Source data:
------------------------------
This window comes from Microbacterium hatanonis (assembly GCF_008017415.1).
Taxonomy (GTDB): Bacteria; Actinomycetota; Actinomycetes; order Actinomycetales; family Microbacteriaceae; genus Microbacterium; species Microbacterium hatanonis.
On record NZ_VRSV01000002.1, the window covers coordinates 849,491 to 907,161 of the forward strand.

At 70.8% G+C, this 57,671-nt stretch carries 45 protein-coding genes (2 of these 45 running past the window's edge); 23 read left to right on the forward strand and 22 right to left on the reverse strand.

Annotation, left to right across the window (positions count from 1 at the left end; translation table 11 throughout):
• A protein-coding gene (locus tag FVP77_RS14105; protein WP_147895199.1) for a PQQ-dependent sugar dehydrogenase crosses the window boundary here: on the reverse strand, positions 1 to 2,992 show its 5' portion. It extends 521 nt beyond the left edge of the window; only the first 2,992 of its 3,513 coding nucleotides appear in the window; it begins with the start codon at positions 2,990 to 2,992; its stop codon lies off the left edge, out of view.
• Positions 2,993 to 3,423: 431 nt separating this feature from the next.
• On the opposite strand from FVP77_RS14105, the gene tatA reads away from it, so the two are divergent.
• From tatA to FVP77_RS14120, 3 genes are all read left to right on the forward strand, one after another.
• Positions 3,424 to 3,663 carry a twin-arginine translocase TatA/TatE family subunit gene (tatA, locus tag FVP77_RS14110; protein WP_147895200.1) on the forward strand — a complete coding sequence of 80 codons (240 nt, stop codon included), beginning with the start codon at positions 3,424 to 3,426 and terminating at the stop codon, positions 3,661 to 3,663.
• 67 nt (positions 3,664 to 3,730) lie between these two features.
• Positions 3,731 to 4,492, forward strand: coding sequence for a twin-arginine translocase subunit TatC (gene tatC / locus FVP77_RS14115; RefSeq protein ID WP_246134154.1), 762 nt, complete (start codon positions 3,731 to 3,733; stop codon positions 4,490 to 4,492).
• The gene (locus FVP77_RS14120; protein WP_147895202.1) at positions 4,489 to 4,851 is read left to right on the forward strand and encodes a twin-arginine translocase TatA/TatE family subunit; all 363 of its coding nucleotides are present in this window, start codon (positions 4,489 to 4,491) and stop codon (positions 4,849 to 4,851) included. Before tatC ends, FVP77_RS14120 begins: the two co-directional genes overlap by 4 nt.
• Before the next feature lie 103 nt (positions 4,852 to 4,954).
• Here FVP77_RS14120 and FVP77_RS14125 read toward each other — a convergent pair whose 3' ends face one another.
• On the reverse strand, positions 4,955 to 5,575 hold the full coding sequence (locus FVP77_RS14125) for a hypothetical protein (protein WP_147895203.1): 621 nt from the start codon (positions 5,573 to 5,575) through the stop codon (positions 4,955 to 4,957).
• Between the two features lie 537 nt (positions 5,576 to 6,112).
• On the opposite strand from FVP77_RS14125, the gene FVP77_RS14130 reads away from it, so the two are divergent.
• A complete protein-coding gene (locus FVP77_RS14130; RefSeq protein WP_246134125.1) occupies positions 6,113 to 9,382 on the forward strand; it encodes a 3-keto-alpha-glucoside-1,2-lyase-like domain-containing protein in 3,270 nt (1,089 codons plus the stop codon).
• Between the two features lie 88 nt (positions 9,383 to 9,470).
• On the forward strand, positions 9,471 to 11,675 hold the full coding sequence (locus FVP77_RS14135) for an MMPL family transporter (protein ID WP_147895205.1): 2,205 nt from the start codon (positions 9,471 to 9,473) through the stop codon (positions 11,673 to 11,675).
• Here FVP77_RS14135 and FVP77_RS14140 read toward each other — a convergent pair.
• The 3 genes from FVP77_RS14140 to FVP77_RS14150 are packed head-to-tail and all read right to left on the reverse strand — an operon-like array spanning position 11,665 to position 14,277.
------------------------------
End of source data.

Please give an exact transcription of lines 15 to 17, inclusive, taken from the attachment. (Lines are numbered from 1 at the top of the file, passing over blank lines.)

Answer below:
• Here FVP77_RS14120 and FVP77_RS14125 read toward each other — a convergent pair whose 3' ends face one another.
• On the reverse strand, positions 4,955 to 5,575 hold the full coding sequence (locus FVP77_RS14125) for a hypothetical protein (protein WP_147895203.1): 621 nt from the start codon (positions 5,573 to 5,575) through the stop codon (positions 4,955 to 4,957).
• Between the two features lie 537 nt (positions 5,576 to 6,112).